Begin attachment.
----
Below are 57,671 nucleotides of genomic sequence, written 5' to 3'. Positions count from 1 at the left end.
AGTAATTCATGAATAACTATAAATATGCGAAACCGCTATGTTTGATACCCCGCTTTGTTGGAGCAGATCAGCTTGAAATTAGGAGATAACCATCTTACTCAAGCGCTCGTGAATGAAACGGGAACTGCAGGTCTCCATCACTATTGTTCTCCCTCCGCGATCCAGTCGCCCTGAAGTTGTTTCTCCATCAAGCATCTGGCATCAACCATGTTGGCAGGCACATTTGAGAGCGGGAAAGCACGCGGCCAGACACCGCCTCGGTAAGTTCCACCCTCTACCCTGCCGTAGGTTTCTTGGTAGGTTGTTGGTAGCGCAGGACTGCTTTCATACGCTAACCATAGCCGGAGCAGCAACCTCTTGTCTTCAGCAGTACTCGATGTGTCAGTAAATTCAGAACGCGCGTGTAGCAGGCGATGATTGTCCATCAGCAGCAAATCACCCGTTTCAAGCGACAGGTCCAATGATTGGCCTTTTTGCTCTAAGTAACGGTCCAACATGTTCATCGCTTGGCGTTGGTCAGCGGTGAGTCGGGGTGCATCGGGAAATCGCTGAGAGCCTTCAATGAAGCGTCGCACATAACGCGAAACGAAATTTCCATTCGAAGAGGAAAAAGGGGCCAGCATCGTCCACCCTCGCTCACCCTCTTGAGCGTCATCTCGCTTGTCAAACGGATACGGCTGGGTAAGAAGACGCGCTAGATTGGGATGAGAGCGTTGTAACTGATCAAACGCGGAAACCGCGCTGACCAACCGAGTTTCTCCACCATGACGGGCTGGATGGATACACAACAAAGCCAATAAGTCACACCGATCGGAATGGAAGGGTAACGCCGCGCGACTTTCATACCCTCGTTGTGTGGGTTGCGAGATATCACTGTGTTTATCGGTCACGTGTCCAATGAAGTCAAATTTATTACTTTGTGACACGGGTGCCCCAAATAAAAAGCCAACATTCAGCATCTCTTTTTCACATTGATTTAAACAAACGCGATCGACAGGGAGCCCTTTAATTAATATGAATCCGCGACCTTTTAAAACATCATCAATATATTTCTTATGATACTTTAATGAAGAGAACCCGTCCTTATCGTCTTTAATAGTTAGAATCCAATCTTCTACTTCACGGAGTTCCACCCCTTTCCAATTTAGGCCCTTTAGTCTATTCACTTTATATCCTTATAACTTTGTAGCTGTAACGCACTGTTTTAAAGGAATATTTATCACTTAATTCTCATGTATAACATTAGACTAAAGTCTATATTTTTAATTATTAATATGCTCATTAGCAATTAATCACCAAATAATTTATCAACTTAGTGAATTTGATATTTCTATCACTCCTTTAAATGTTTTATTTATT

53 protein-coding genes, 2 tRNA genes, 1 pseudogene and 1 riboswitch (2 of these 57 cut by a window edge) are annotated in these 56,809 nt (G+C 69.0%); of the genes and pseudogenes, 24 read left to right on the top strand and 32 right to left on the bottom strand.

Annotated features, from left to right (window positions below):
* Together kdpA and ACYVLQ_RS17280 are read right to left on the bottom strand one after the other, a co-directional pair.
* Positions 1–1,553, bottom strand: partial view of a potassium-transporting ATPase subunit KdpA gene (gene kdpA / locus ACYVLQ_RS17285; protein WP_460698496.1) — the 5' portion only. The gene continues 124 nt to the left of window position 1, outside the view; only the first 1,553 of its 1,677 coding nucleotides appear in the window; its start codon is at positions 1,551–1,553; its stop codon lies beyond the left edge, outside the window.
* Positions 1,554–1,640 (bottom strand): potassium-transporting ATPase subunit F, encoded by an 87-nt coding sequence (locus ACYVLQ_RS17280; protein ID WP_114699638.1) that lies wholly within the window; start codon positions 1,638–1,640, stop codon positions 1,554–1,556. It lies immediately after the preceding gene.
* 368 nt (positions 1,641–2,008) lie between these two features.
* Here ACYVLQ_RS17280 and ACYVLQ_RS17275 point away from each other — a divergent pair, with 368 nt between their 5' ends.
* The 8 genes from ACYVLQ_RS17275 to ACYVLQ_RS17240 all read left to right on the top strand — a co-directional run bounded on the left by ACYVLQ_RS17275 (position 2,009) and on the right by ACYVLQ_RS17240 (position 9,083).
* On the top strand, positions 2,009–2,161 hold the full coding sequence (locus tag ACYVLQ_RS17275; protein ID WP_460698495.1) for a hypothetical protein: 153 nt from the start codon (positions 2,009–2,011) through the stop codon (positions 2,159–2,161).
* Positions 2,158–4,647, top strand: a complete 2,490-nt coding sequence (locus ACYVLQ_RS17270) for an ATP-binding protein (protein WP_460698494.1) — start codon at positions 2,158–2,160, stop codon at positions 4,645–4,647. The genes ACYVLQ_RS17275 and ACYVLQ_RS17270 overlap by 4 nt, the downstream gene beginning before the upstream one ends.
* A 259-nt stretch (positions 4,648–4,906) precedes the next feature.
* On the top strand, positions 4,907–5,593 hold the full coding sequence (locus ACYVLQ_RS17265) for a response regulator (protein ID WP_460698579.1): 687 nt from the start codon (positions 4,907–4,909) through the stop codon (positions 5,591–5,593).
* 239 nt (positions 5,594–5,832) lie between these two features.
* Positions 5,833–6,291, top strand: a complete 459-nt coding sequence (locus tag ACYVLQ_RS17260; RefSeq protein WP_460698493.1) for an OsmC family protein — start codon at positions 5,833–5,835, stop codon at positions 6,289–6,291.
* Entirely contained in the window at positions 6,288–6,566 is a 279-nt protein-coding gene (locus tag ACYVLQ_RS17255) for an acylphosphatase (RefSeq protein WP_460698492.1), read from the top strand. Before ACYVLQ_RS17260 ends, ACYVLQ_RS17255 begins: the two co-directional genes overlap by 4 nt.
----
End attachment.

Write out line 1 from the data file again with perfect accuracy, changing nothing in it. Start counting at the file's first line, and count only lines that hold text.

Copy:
Below are 57,671 nucleotides of genomic sequence, written 5' to 3'. Positions count from 1 at the left end.